Troops and US brace for final horror


Troops have begun the final search for hurricane survivors in New Orleans, steeling themselves for the task of harvesting the dead from the city’s streets.

Days after Hurricane Katrina triggered the worst natural calamity in US history, officials prepared the country for a death toll that is expected to number in the thousands across the devastated US Gulf coast.

“It is going to be about as ugly a scene as we’ve witnessed in this country, with the possible exception of 9/11,” Homeland Security Chief Michael Chertof said, referring to the 2001 terror attacks that killed nearly 3000 people.

“I think we need to prepare the country for what’s coming,” he said from a suburb of flooded New Orleans.

“I really want to tell people that we have got some tough days ahead of us.”

Senior medical officials said 59 bodies had been collected in New Orleans so far, but cautioned that was just a fraction of those killed…


In a freak event earlier today, unidentified gunmen shot at contractors for the US Army Corps of Engineers who were repairing levees.

Before the grisly hunt for the dead began in earnest, troops scrambled to move out thousands of survivors still eager for evacuation amid the largest refugee operation ever seen in the US.

The troops will start a house-to-house search for trapped residents who had opted to weather Katrina at home, and suggested they would have to leave whether they wanted to or not.

“We are not going to be able to have people sitting in houses in the city of New Orleans for weeks and months while we drain and clean this city with the hope that we’re going to continue to supply them with food and water.

“The flooded places, when drained, are not going to be sanitary, not healthy. There’s not going to be a way to get food and water,” said Chertoff on NBC’s Meet the Press program.

Even as he spoke, residents of one New Orleans suburb were thronging police checkpoints in a bid to return to their homes.

Chertoff made the rounds of talk shows as part of a public-relations blitz launched by President George W. Bush’s administration to counter widespread criticism of its response to Katrina.

Secretary of State Condoleezza Rice and Defense Secretary Donald Rumsfeld have fanned out across stricken areas, while Mr Bush is planning his second tour in three days.

Chertoff defended the administration’s handling of the crisis and stressed the immediate need was to deal with recovery and the needs of hundreds of thousands of refugees rather than getting bogged down in assigning blame.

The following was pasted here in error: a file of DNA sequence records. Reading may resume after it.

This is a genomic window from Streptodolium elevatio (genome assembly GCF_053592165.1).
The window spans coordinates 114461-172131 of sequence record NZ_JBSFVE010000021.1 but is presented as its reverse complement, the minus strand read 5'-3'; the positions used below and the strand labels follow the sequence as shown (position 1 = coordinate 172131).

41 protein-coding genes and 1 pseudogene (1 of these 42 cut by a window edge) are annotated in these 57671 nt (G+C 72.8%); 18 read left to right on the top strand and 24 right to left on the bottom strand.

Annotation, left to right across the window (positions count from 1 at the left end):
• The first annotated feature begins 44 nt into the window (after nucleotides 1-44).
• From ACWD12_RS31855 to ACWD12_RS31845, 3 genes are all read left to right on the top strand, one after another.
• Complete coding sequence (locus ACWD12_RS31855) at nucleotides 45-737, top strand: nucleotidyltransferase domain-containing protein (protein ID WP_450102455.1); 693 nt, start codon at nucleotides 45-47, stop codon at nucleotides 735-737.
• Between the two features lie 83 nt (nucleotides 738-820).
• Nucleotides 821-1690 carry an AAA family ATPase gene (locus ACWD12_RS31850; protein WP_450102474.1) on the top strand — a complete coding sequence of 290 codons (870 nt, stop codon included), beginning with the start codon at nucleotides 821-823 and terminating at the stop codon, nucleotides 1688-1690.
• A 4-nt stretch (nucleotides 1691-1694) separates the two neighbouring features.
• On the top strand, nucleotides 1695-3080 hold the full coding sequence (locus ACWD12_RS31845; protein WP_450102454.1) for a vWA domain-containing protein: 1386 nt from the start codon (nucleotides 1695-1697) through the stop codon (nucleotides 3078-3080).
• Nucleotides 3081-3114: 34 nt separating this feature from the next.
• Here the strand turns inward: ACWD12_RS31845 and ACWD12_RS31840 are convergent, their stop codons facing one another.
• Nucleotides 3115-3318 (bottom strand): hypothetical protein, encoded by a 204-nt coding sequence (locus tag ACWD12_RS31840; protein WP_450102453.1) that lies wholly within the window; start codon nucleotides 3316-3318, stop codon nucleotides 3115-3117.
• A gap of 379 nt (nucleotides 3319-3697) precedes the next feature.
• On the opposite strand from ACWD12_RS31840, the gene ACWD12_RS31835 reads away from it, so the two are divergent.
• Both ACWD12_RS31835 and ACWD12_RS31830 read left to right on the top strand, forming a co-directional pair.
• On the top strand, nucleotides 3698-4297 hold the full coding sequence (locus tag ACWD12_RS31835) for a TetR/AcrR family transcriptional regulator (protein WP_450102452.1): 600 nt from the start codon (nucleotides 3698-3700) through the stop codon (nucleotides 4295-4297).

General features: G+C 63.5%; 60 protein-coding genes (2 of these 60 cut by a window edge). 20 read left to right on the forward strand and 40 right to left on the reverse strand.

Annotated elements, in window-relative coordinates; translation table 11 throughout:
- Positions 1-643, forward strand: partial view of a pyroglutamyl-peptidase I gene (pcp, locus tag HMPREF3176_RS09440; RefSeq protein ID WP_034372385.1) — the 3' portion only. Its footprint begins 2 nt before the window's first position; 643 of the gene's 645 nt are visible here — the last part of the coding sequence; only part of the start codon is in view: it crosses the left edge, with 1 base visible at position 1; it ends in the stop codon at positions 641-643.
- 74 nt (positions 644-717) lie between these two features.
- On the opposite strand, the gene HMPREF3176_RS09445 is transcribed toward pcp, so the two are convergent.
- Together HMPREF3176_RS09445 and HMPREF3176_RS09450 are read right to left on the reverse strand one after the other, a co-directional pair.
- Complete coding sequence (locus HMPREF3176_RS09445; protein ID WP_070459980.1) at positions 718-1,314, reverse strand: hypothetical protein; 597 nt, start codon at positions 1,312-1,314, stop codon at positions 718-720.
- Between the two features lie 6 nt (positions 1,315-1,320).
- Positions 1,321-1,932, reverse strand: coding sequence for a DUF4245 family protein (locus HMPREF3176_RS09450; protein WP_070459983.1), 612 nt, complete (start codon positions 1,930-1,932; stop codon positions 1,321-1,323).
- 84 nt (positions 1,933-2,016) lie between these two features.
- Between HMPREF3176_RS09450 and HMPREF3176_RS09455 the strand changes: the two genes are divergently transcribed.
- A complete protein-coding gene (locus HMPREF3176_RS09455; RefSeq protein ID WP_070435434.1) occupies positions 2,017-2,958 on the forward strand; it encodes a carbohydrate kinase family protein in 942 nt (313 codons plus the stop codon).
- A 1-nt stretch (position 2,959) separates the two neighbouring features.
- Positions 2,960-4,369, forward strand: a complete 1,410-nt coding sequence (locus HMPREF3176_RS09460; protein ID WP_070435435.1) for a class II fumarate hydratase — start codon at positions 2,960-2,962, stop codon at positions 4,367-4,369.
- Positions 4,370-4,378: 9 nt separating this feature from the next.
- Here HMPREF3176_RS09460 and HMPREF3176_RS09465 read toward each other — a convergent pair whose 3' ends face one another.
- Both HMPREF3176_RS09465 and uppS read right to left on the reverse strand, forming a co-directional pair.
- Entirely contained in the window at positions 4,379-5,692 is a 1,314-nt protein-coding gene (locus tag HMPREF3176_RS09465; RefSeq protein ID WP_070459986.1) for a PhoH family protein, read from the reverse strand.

“We are basically moving the city of New Orleans to other parts of the country,” he said.

Authorities have estimated it would take several months to drain the one-time bustling jazz capital and make it habitable.

“We have to shelter people, we have to feed them, we have to educate their kids, we have to get them medium-term housing and we have to give them hope,” he said.

Relief and rescue efforts picked up steam over the weekend, with New Orleans’ two major refuges cleared of the last of tens of thousands of survivors who had spent nearly a week trapped in squalor and fear.

But authorities were still struggling to get on top of the situation after the hurricane that had left mostly poor and black residents fending for themselves for days.

At New Orleans airport, which was transformed into a holding pen for the elderly and infirm as well as a gateway for the departing, dozens of people from nursing homes and hospitals lay dying on stretchers on the floor.

“Their organs are shutting down,” chaplain Mark Reeves from the federal Disaster Medical Assistance Team said of the patients.

“They are septic. They are storm victims. We’ve already had 25 die here.”

The spectre of disease also haunted recovery efforts with doctors fearing the fetid waters and squalid conditions in shelters could breed cholera or typhoid, or spawn mosquitoes carrying malaria or West Nile virus.

The authorities in the city of Biloxi, Mississippi, had to evacuate hundreds of people from one shelter amid a suspected outbreak of dysentery.

Bush ordered 7000 active duty troops to the affected Gulf Coast region to back tens of thousands of National Guardsmen deployed.


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